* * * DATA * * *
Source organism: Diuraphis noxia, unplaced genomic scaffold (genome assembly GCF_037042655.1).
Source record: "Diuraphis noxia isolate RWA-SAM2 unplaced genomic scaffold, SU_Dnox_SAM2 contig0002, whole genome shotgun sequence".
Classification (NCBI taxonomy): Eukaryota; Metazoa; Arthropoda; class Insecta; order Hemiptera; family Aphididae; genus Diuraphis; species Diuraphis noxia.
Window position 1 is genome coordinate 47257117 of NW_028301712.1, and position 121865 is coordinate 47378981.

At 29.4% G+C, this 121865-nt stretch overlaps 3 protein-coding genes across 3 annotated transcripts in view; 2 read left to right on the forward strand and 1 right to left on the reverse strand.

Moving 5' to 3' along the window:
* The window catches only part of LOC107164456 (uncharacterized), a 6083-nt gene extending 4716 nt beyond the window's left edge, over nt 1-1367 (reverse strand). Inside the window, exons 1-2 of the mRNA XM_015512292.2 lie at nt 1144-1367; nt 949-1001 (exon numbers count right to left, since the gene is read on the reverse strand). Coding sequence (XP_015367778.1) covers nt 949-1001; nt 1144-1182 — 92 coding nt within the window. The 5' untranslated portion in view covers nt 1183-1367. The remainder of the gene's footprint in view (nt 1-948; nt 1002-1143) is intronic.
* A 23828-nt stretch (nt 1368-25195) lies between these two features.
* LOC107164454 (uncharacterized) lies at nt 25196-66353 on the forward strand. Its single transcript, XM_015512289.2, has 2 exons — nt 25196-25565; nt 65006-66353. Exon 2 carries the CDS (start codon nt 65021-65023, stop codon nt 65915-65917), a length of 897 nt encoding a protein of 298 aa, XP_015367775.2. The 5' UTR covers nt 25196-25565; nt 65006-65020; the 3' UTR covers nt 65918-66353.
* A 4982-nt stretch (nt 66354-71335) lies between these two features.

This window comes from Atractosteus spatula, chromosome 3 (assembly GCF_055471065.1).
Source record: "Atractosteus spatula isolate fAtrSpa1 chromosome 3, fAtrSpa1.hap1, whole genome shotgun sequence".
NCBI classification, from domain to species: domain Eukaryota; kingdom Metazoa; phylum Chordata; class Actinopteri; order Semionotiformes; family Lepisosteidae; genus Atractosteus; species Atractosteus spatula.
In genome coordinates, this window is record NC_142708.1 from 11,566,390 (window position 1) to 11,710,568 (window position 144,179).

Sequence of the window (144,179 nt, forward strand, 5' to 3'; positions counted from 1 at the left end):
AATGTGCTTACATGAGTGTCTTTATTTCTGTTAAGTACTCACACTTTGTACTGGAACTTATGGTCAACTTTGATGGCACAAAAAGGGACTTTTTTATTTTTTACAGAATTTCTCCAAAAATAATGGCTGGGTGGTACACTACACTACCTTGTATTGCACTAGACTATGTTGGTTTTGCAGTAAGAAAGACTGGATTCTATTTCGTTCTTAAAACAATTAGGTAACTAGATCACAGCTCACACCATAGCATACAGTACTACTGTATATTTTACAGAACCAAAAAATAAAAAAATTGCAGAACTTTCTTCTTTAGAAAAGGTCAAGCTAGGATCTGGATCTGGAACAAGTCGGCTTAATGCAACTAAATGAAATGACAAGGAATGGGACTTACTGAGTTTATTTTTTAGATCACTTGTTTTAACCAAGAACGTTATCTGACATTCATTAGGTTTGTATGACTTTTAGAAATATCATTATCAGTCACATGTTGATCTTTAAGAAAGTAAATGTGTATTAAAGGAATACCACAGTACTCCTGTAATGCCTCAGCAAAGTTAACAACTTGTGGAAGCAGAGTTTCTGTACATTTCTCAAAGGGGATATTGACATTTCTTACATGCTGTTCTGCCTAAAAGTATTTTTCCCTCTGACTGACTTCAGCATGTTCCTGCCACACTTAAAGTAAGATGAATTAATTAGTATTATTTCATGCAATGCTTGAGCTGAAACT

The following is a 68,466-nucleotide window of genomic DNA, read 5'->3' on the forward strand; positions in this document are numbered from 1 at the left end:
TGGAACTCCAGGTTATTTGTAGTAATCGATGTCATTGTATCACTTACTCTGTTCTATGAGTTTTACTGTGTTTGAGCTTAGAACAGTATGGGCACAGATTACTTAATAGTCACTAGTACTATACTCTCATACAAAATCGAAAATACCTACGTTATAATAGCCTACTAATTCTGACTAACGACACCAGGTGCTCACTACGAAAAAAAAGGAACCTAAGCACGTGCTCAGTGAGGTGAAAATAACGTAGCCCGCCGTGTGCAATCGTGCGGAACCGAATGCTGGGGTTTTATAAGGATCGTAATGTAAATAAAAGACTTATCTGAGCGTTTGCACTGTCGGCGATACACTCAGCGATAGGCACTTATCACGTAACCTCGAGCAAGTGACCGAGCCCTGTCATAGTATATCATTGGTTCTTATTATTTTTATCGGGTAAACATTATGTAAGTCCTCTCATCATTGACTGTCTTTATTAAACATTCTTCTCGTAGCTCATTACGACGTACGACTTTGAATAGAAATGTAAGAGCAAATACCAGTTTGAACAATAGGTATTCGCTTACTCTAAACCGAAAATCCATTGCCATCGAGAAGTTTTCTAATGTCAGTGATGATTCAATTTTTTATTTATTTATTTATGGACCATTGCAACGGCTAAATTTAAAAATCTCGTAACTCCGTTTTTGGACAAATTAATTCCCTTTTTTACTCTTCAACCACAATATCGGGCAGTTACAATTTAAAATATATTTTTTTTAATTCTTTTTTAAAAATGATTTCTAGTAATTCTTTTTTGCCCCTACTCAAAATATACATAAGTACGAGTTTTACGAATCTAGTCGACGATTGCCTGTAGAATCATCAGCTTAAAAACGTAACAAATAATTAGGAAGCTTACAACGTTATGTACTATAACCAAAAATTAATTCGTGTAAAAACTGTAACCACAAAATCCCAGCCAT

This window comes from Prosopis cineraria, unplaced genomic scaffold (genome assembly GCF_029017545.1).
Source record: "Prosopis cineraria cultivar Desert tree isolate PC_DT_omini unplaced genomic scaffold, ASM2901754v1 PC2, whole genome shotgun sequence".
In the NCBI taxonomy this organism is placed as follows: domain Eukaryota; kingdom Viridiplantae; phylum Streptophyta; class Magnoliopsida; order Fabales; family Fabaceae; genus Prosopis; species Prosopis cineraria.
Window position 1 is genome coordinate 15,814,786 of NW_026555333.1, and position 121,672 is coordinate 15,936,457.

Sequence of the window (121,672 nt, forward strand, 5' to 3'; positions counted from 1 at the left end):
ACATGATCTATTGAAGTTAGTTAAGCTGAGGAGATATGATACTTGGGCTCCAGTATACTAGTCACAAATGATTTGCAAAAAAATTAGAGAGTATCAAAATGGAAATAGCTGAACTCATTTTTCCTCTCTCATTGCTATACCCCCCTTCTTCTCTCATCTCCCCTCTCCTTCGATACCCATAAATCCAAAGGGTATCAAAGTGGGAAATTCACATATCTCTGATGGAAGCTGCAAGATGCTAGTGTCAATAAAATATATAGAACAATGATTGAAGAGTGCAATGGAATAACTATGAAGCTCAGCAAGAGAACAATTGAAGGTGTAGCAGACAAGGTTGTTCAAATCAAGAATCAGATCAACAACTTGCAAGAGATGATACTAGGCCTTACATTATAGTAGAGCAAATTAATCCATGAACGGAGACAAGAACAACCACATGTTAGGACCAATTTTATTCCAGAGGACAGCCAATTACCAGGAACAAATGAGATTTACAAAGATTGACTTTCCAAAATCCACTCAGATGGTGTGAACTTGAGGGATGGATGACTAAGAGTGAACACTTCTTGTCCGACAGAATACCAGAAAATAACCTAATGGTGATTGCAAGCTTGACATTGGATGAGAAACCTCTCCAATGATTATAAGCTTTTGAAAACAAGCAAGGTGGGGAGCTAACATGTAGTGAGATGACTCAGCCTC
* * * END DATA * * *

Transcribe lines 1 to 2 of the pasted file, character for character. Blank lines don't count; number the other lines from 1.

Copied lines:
Source organism: Diuraphis noxia, unplaced genomic scaffold (genome assembly GCF_037042655.1).
Source record: "Diuraphis noxia isolate RWA-SAM2 unplaced genomic scaffold, SU_Dnox_SAM2 contig0002, whole genome shotgun sequence".